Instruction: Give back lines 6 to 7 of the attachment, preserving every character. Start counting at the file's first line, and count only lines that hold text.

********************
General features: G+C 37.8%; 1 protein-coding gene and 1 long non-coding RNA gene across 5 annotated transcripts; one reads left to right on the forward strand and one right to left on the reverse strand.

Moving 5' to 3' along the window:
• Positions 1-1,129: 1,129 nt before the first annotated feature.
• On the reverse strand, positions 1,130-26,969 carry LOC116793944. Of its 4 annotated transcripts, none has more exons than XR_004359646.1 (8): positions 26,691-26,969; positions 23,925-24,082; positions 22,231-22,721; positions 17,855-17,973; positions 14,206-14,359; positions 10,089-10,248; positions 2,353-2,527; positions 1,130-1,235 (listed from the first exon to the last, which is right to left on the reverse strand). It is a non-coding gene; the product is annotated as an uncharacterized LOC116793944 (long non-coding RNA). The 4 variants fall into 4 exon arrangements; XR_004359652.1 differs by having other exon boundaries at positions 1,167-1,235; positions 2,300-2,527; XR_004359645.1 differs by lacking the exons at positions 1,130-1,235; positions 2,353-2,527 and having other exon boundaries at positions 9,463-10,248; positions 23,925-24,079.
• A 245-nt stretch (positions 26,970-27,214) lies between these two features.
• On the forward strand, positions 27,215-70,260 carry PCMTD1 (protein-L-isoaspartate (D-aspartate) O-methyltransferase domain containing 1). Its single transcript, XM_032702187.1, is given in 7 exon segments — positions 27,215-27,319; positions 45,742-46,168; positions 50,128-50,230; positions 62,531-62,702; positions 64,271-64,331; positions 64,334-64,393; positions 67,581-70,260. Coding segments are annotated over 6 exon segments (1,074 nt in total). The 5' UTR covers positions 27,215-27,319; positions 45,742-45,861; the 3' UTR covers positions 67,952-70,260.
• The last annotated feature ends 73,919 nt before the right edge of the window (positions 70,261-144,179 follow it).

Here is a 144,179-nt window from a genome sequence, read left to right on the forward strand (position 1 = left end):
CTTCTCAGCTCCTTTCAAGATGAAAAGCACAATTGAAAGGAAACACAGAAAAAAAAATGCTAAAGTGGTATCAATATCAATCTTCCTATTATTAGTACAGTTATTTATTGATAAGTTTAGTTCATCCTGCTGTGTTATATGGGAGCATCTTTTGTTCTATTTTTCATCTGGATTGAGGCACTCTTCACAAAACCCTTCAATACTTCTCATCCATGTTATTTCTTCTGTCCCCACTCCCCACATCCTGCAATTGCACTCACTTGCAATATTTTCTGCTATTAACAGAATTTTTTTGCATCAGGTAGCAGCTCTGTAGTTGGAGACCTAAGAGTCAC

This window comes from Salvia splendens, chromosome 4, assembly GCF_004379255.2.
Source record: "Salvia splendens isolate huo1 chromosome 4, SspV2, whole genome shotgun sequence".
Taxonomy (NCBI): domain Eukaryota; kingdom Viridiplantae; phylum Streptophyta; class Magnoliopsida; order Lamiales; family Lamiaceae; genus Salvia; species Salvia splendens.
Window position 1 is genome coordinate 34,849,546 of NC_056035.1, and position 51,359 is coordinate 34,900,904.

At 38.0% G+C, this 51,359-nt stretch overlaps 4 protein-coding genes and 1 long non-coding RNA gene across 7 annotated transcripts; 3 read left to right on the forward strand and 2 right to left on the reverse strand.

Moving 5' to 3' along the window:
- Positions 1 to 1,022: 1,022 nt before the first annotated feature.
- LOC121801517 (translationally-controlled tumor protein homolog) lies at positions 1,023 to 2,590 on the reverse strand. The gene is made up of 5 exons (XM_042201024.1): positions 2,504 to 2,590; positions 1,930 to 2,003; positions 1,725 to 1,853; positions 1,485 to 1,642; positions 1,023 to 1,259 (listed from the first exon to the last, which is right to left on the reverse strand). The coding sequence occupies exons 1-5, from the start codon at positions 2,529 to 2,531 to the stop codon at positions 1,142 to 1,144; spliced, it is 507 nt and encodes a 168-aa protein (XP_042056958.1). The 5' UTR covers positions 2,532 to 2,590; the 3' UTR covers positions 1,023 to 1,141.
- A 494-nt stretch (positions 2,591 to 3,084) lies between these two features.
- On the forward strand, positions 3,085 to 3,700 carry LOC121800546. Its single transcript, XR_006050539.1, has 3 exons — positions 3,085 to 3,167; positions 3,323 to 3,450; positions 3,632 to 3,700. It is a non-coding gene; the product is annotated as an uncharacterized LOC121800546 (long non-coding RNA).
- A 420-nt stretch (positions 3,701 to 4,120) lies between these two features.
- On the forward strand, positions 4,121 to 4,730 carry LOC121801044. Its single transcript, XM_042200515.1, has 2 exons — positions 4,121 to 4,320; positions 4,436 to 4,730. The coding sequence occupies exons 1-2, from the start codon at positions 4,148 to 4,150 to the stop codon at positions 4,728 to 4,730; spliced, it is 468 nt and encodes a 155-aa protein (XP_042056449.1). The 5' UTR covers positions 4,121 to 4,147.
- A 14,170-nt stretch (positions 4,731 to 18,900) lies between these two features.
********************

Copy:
• On the forward strand, positions 27,215-70,260 carry PCMTD1 (protein-L-isoaspartate (D-aspartate) O-methyltransferase domain containing 1). Its single transcript, XM_032702187.1, is given in 7 exon segments — positions 27,215-27,319; positions 45,742-46,168; positions 50,128-50,230; positions 62,531-62,702; positions 64,271-64,331; positions 64,334-64,393; positions 67,581-70,260. Coding segments are annotated over 6 exon segments (1,074 nt in total). The 5' UTR covers positions 27,215-27,319; positions 45,742-45,861; the 3' UTR covers positions 67,952-70,260.
• The last annotated feature ends 73,919 nt before the right edge of the window (positions 70,261-144,179 follow it).